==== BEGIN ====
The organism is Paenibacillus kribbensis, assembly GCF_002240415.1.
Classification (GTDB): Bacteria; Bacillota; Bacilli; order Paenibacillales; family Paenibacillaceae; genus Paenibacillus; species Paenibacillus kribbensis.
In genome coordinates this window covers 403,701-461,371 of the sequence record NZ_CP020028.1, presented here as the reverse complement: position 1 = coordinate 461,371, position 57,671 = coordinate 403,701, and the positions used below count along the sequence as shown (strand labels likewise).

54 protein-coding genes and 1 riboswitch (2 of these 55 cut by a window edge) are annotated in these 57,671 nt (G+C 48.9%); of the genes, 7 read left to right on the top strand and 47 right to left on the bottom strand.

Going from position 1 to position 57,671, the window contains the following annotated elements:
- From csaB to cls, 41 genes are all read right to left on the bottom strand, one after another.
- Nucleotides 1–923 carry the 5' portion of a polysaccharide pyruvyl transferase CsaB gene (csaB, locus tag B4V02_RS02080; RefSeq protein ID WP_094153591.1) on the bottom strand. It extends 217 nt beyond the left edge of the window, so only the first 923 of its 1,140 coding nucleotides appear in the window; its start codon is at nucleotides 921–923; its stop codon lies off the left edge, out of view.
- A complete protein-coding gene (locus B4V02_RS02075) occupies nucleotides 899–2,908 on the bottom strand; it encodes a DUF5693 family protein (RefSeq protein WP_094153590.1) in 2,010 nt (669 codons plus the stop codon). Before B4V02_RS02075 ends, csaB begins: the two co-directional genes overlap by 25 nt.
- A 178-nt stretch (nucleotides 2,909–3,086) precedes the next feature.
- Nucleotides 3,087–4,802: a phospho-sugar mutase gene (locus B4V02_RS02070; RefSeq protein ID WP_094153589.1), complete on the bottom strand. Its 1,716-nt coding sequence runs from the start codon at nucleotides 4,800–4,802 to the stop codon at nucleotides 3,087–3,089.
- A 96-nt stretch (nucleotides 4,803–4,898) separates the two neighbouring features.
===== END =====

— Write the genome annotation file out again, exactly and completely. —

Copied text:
The organism is Paenibacillus kribbensis, assembly GCF_002240415.1.
Classification (GTDB): Bacteria; Bacillota; Bacilli; order Paenibacillales; family Paenibacillaceae; genus Paenibacillus; species Paenibacillus kribbensis.
In genome coordinates this window covers 403,701-461,371 of the sequence record NZ_CP020028.1, presented here as the reverse complement: position 1 = coordinate 461,371, position 57,671 = coordinate 403,701, and the positions used below count along the sequence as shown (strand labels likewise).

54 protein-coding genes and 1 riboswitch (2 of these 55 cut by a window edge) are annotated in these 57,671 nt (G+C 48.9%); of the genes, 7 read left to right on the top strand and 47 right to left on the bottom strand.

Going from position 1 to position 57,671, the window contains the following annotated elements:
- From csaB to cls, 41 genes are all read right to left on the bottom strand, one after another.
- Nucleotides 1–923 carry the 5' portion of a polysaccharide pyruvyl transferase CsaB gene (csaB, locus tag B4V02_RS02080; RefSeq protein ID WP_094153591.1) on the bottom strand. It extends 217 nt beyond the left edge of the window, so only the first 923 of its 1,140 coding nucleotides appear in the window; its start codon is at nucleotides 921–923; its stop codon lies off the left edge, out of view.
- A complete protein-coding gene (locus B4V02_RS02075) occupies nucleotides 899–2,908 on the bottom strand; it encodes a DUF5693 family protein (RefSeq protein WP_094153590.1) in 2,010 nt (669 codons plus the stop codon). Before B4V02_RS02075 ends, csaB begins: the two co-directional genes overlap by 25 nt.
- A 178-nt stretch (nucleotides 2,909–3,086) precedes the next feature.
- Nucleotides 3,087–4,802: a phospho-sugar mutase gene (locus B4V02_RS02070; RefSeq protein ID WP_094153589.1), complete on the bottom strand. Its 1,716-nt coding sequence runs from the start codon at nucleotides 4,800–4,802 to the stop codon at nucleotides 3,087–3,089.
- A 96-nt stretch (nucleotides 4,803–4,898) separates the two neighbouring features.